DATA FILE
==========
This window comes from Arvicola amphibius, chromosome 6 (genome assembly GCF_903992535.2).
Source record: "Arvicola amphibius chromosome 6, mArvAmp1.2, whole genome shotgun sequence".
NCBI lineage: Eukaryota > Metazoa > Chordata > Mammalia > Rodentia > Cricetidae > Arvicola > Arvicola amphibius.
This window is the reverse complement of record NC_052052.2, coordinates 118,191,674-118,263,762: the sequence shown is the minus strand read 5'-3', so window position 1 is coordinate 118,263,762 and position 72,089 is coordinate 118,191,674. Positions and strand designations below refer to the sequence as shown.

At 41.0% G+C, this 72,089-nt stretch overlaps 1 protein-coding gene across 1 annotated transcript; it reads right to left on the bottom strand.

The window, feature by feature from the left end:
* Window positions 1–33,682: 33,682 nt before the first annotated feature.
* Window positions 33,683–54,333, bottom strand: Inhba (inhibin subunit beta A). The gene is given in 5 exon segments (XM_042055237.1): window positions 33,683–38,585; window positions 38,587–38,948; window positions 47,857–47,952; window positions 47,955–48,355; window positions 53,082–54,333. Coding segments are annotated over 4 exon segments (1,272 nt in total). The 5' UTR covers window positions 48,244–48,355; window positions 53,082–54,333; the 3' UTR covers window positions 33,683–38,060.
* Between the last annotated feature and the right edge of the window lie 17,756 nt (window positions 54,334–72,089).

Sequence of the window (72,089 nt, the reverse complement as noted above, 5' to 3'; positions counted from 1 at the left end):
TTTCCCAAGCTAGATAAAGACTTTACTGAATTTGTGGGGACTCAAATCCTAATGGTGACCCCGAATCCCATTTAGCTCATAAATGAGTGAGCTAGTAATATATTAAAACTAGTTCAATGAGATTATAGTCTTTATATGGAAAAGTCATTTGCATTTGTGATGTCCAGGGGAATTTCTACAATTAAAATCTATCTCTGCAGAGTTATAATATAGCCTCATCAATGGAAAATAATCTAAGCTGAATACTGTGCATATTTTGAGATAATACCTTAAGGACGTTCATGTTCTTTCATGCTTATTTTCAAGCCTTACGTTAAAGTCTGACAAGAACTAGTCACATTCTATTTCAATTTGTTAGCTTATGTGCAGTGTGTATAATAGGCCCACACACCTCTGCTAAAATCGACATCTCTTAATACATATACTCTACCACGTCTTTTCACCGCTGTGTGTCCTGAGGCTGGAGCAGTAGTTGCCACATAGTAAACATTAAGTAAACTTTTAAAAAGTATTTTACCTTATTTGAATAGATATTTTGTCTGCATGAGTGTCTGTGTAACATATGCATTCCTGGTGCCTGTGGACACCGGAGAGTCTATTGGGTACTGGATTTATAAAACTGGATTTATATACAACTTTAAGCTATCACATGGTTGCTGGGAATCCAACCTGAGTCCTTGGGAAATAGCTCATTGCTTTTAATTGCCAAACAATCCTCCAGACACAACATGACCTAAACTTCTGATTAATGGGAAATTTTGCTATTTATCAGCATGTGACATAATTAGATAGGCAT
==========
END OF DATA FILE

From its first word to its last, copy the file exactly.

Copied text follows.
This window comes from Arvicola amphibius, chromosome 6 (genome assembly GCF_903992535.2).
Source record: "Arvicola amphibius chromosome 6, mArvAmp1.2, whole genome shotgun sequence".
NCBI lineage: Eukaryota > Metazoa > Chordata > Mammalia > Rodentia > Cricetidae > Arvicola > Arvicola amphibius.
This window is the reverse complement of record NC_052052.2, coordinates 118,191,674-118,263,762: the sequence shown is the minus strand read 5'-3', so window position 1 is coordinate 118,263,762 and position 72,089 is coordinate 118,191,674. Positions and strand designations below refer to the sequence as shown.

At 41.0% G+C, this 72,089-nt stretch overlaps 1 protein-coding gene across 1 annotated transcript; it reads right to left on the bottom strand.

The window, feature by feature from the left end:
* Window positions 1–33,682: 33,682 nt before the first annotated feature.
* Window positions 33,683–54,333, bottom strand: Inhba (inhibin subunit beta A). The gene is given in 5 exon segments (XM_042055237.1): window positions 33,683–38,585; window positions 38,587–38,948; window positions 47,857–47,952; window positions 47,955–48,355; window positions 53,082–54,333. Coding segments are annotated over 4 exon segments (1,272 nt in total). The 5' UTR covers window positions 48,244–48,355; window positions 53,082–54,333; the 3' UTR covers window positions 33,683–38,060.
* Between the last annotated feature and the right edge of the window lie 17,756 nt (window positions 54,334–72,089).

Sequence of the window (72,089 nt, the reverse complement as noted above, 5' to 3'; positions counted from 1 at the left end):
TTTCCCAAGCTAGATAAAGACTTTACTGAATTTGTGGGGACTCAAATCCTAATGGTGACCCCGAATCCCATTTAGCTCATAAATGAGTGAGCTAGTAATATATTAAAACTAGTTCAATGAGATTATAGTCTTTATATGGAAAAGTCATTTGCATTTGTGATGTCCAGGGGAATTTCTACAATTAAAATCTATCTCTGCAGAGTTATAATATAGCCTCATCAATGGAAAATAATCTAAGCTGAATACTGTGCATATTTTGAGATAATACCTTAAGGACGTTCATGTTCTTTCATGCTTATTTTCAAGCCTTACGTTAAAGTCTGACAAGAACTAGTCACATTCTATTTCAATTTGTTAGCTTATGTGCAGTGTGTATAATAGGCCCACACACCTCTGCTAAAATCGACATCTCTTAATACATATACTCTACCACGTCTTTTCACCGCTGTGTGTCCTGAGGCTGGAGCAGTAGTTGCCACATAGTAAACATTAAGTAAACTTTTAAAAAGTATTTTACCTTATTTGAATAGATATTTTGTCTGCATGAGTGTCTGTGTAACATATGCATTCCTGGTGCCTGTGGACACCGGAGAGTCTATTGGGTACTGGATTTATAAAACTGGATTTATATACAACTTTAAGCTATCACATGGTTGCTGGGAATCCAACCTGAGTCCTTGGGAAATAGCTCATTGCTTTTAATTGCCAAACAATCCTCCAGACACAACATGACCTAAACTTCTGATTAATGGGAAATTTTGCTATTTATCAGCATGTGACATAATTAGATAGGCAT